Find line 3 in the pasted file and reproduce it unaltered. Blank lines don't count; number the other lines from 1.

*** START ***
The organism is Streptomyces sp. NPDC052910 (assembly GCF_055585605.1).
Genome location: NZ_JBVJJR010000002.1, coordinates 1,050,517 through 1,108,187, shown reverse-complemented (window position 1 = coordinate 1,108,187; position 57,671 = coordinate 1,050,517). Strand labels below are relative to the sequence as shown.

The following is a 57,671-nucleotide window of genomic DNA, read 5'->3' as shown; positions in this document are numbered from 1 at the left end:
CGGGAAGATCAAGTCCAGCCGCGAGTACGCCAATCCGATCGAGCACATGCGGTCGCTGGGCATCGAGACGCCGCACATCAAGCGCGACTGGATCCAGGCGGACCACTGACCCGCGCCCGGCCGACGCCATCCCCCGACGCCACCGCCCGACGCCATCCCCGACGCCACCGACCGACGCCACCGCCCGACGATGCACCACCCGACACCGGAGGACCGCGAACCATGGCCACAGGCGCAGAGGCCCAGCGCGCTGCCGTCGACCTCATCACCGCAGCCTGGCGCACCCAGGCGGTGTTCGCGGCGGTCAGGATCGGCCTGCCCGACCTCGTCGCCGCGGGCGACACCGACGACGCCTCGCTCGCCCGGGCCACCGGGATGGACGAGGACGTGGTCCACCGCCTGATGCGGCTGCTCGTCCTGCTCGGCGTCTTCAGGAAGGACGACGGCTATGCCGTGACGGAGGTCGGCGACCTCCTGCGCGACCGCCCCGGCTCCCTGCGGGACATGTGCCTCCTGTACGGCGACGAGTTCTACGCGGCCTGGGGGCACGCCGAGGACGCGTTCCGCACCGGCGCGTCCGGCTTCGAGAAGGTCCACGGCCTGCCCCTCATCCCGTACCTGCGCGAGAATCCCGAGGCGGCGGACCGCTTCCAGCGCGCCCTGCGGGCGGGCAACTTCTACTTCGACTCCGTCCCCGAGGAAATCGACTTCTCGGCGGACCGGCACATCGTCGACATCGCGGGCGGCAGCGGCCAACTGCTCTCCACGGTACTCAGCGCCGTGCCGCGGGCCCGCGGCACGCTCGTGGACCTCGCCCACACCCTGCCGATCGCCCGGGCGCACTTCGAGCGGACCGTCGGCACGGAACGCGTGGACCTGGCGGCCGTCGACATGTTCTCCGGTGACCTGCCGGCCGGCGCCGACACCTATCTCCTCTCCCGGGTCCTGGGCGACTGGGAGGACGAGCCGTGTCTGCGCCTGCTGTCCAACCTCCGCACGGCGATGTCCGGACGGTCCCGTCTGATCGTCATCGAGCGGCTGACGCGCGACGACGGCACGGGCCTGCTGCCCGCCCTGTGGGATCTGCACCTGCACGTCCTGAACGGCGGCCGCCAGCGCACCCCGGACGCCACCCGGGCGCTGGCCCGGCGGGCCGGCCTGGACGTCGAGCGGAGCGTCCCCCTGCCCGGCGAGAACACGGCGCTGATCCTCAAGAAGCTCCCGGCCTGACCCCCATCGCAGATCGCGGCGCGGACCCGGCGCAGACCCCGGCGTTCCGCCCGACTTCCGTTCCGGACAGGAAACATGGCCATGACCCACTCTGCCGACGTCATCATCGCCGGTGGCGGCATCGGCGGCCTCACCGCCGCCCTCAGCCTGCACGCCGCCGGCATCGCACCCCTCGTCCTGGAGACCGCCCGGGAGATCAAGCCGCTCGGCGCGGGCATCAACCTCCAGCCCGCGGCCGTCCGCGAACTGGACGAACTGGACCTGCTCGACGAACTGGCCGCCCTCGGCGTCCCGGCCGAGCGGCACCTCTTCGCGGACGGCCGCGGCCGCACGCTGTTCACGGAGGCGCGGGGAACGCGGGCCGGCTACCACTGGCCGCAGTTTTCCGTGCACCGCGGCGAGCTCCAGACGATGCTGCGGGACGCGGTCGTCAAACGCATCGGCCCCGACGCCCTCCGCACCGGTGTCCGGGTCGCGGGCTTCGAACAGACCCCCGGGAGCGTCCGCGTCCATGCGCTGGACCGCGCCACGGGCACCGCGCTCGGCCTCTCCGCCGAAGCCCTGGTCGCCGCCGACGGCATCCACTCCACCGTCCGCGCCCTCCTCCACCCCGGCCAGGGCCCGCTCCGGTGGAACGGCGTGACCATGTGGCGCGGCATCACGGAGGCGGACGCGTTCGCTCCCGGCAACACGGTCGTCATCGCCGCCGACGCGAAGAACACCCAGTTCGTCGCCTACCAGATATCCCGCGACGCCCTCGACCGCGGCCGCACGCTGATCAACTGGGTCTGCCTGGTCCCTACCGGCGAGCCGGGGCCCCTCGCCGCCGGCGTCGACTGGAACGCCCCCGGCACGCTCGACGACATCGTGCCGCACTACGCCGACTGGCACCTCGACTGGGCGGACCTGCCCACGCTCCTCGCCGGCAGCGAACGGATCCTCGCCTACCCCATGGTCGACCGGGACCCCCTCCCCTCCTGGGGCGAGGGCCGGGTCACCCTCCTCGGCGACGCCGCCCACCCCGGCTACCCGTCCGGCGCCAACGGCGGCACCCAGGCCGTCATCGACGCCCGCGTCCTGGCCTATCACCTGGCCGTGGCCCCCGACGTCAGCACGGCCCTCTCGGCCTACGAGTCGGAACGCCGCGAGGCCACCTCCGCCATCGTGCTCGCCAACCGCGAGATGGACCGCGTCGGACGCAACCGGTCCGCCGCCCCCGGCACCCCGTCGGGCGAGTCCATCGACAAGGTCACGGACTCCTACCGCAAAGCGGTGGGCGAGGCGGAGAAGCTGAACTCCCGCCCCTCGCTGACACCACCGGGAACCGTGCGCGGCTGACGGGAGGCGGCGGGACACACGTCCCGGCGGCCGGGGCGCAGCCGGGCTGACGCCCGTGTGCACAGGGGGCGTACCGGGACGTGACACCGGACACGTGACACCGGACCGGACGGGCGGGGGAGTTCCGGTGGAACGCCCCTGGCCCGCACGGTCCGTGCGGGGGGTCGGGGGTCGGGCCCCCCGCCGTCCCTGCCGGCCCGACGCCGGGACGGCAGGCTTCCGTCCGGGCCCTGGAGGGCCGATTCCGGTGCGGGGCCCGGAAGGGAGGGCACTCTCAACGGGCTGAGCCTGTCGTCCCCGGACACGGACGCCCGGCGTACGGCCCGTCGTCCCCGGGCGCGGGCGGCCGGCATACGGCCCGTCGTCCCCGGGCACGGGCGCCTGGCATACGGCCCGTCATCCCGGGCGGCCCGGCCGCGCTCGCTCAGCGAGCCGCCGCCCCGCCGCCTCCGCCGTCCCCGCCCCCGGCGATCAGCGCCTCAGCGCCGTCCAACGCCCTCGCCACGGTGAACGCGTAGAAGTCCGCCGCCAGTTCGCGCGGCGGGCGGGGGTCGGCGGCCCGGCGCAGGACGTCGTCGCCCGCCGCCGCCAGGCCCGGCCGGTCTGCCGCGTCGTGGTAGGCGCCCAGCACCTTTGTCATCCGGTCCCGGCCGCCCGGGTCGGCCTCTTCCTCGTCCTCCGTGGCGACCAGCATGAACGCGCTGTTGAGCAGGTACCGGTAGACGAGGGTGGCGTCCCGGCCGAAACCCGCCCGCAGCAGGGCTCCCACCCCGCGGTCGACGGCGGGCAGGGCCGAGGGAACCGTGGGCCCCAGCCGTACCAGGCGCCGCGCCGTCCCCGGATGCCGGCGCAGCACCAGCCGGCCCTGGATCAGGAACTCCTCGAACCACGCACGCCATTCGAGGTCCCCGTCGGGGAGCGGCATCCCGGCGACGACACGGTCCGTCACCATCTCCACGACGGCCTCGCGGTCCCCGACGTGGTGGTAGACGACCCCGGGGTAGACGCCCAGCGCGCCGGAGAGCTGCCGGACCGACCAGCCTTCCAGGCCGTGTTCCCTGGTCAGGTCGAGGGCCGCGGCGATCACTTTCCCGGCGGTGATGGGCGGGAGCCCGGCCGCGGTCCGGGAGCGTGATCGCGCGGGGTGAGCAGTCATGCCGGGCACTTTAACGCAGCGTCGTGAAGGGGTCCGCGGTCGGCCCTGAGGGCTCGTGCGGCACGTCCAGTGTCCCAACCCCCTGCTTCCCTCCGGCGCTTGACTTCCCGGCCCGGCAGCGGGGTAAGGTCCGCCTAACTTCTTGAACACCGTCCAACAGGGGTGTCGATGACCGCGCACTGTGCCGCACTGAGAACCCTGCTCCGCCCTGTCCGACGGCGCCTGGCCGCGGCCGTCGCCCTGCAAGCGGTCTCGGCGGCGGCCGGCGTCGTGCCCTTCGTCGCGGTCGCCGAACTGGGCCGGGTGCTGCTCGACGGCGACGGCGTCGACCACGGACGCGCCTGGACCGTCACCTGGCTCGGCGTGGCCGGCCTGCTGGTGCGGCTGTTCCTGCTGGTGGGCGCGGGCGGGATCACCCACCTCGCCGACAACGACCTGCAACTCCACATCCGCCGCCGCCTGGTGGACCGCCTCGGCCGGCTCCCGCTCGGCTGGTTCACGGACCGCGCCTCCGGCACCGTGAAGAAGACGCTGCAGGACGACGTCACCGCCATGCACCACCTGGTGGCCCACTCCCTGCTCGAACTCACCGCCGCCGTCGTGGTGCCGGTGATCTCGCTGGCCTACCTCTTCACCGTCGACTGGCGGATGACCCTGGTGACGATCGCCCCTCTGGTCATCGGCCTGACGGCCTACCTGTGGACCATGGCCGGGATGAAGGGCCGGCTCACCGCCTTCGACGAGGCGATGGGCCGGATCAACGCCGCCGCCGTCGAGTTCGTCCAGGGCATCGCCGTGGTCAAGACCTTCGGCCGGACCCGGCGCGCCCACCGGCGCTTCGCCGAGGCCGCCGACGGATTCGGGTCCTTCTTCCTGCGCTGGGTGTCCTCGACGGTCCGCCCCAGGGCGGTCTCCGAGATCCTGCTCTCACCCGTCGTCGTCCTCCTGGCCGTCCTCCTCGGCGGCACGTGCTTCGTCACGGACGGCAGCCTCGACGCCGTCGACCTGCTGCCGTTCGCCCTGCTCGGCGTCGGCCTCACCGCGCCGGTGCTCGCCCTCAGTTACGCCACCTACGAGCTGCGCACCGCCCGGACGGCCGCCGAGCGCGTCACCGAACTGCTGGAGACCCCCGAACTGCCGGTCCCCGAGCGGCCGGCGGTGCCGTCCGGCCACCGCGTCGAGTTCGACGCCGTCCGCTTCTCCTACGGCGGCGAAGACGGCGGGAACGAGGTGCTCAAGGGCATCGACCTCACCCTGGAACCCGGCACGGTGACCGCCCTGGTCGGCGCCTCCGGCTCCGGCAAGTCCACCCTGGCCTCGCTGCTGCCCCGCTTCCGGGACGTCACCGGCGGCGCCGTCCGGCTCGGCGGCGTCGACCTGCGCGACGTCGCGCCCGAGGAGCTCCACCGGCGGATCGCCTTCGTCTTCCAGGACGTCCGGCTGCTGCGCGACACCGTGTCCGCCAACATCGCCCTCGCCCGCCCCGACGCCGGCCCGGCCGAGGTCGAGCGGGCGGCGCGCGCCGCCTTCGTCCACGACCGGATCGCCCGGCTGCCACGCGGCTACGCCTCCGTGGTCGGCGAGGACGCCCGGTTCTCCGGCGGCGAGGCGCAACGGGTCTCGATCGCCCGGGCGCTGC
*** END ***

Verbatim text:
The following is a 57,671-nucleotide window of genomic DNA, read 5'->3' as shown; positions in this document are numbered from 1 at the left end: